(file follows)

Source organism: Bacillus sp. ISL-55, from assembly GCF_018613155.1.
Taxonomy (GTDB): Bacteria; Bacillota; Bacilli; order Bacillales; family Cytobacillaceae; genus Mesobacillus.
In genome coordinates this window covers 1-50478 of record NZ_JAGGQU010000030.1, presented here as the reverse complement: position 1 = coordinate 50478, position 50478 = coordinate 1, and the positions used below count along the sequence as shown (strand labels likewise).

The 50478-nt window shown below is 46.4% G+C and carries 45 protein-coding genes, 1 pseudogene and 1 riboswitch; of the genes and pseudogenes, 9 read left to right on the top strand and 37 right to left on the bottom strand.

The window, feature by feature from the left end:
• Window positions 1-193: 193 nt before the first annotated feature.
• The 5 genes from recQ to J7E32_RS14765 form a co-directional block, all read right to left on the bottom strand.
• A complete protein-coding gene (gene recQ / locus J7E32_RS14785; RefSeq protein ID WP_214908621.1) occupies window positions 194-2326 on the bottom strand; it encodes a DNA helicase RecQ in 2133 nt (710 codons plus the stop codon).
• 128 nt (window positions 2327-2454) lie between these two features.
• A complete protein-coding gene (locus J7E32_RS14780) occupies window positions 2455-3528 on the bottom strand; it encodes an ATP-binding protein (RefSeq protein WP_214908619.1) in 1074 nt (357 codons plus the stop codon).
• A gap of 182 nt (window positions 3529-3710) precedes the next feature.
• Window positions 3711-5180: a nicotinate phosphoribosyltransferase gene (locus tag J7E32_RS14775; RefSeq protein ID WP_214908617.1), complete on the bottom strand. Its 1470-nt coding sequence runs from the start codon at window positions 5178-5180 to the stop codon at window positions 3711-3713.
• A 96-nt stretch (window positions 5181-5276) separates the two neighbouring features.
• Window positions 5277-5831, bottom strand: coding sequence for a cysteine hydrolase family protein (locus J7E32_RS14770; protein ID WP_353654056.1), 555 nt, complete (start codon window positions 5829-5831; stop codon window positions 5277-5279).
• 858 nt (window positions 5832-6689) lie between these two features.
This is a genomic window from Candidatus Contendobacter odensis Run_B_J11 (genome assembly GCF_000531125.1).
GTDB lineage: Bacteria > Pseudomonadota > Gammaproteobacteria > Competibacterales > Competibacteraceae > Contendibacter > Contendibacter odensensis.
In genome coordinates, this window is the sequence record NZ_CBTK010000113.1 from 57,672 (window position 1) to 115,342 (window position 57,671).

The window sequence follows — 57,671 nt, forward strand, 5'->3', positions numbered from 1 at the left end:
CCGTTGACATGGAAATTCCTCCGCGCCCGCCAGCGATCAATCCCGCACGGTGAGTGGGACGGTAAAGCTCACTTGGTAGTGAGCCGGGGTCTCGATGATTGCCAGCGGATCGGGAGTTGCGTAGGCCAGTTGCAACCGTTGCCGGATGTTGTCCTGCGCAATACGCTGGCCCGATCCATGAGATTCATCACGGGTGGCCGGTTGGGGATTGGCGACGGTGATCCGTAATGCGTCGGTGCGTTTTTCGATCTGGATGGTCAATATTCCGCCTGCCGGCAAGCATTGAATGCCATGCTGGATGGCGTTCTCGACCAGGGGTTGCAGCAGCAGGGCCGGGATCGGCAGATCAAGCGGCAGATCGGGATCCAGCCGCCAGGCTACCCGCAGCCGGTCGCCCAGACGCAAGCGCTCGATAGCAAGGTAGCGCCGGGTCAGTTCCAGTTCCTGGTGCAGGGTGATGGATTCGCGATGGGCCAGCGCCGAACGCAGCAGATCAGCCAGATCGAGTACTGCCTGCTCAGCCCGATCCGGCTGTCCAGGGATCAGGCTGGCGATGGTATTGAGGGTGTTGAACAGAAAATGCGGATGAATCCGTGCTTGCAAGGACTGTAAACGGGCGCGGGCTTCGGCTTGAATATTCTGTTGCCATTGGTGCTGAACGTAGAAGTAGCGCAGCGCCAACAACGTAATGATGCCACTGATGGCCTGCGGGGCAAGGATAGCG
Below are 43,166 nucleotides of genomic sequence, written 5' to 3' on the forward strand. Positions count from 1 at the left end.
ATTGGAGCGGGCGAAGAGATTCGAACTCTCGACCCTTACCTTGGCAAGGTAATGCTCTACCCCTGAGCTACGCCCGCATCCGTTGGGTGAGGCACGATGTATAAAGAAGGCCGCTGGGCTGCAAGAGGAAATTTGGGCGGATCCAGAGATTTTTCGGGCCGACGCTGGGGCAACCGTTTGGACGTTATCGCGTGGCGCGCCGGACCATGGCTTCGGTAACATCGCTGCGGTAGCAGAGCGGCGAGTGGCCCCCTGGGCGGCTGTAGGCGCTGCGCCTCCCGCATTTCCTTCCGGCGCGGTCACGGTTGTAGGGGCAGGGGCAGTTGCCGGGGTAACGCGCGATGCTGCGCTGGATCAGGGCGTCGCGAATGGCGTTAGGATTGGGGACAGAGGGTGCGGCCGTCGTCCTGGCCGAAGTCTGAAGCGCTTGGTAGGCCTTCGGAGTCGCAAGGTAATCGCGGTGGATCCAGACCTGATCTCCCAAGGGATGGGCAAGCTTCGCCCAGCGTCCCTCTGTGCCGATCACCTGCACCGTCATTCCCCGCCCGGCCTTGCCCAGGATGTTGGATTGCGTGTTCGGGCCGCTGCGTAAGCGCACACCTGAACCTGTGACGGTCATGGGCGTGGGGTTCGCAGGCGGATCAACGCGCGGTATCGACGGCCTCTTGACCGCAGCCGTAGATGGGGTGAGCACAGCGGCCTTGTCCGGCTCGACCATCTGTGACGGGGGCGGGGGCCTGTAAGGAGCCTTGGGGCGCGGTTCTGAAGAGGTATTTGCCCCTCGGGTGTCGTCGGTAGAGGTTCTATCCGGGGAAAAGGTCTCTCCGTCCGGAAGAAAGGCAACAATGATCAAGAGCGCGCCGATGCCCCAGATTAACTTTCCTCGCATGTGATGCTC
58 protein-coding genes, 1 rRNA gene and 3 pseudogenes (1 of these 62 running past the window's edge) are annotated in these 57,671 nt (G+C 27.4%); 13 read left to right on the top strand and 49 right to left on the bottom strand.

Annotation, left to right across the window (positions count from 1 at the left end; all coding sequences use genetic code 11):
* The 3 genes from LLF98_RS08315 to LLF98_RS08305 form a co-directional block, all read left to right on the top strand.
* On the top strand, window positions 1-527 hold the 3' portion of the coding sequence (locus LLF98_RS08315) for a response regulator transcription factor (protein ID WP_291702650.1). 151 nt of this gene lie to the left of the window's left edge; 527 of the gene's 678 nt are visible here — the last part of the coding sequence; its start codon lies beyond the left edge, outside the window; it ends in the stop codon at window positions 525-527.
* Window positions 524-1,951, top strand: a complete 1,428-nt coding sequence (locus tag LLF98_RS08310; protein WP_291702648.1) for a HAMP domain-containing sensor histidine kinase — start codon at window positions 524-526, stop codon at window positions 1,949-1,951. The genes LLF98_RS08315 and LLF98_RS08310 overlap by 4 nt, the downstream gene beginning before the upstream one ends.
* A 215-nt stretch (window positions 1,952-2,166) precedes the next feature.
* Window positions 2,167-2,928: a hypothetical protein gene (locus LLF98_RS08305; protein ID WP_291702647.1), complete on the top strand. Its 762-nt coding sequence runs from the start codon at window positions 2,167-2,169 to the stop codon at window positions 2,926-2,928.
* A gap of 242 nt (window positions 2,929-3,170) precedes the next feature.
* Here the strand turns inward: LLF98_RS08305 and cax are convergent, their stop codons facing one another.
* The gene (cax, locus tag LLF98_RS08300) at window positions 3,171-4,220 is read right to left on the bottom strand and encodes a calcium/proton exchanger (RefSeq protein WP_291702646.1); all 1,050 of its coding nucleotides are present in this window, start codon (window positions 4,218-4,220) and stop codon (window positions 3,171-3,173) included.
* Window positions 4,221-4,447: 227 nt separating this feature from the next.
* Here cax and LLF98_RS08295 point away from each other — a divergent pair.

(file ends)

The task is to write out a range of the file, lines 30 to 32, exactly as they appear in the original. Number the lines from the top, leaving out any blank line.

* A gap of 242 nt (window positions 2,929-3,170) precedes the next feature.
* Here the strand turns inward: LLF98_RS08305 and cax are convergent, their stop codons facing one another.
* The gene (cax, locus tag LLF98_RS08300) at window positions 3,171-4,220 is read right to left on the bottom strand and encodes a calcium/proton exchanger (RefSeq protein WP_291702646.1); all 1,050 of its coding nucleotides are present in this window, start codon (window positions 4,218-4,220) and stop codon (window positions 3,171-3,173) included.